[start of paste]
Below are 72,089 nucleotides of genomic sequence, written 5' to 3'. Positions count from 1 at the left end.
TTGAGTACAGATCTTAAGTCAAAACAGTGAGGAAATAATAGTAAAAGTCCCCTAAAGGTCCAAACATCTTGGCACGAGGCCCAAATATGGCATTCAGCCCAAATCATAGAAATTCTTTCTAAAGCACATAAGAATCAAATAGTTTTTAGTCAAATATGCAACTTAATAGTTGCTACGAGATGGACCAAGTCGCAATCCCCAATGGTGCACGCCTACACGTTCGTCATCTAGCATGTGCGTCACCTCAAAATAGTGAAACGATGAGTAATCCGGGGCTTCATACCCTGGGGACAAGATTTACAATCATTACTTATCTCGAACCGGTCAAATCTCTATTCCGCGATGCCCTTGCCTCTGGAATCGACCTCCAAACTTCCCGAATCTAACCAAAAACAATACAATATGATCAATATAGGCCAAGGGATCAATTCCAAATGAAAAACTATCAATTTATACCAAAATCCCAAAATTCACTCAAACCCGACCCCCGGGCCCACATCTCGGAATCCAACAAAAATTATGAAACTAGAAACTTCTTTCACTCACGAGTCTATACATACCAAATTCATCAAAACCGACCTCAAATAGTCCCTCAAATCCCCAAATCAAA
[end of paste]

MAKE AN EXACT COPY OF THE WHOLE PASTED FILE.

Below are 72,089 nucleotides of genomic sequence, written 5' to 3'. Positions count from 1 at the left end.
TTGAGTACAGATCTTAAGTCAAAACAGTGAGGAAATAATAGTAAAAGTCCCCTAAAGGTCCAAACATCTTGGCACGAGGCCCAAATATGGCATTCAGCCCAAATCATAGAAATTCTTTCTAAAGCACATAAGAATCAAATAGTTTTTAGTCAAATATGCAACTTAATAGTTGCTACGAGATGGACCAAGTCGCAATCCCCAATGGTGCACGCCTACACGTTCGTCATCTAGCATGTGCGTCACCTCAAAATAGTGAAACGATGAGTAATCCGGGGCTTCATACCCTGGGGACAAGATTTACAATCATTACTTATCTCGAACCGGTCAAATCTCTATTCCGCGATGCCCTTGCCTCTGGAATCGACCTCCAAACTTCCCGAATCTAACCAAAAACAATACAATATGATCAATATAGGCCAAGGGATCAATTCCAAATGAAAAACTATCAATTTATACCAAAATCCCAAAATTCACTCAAACCCGACCCCCGGGCCCACATCTCGGAATCCAACAAAAATTATGAAACTAGAAACTTCTTTCACTCACGAGTCTATACATACCAAATTCATCAAAACCGACCTCAAATAGTCCCTCAAATCCCCAAATCAAA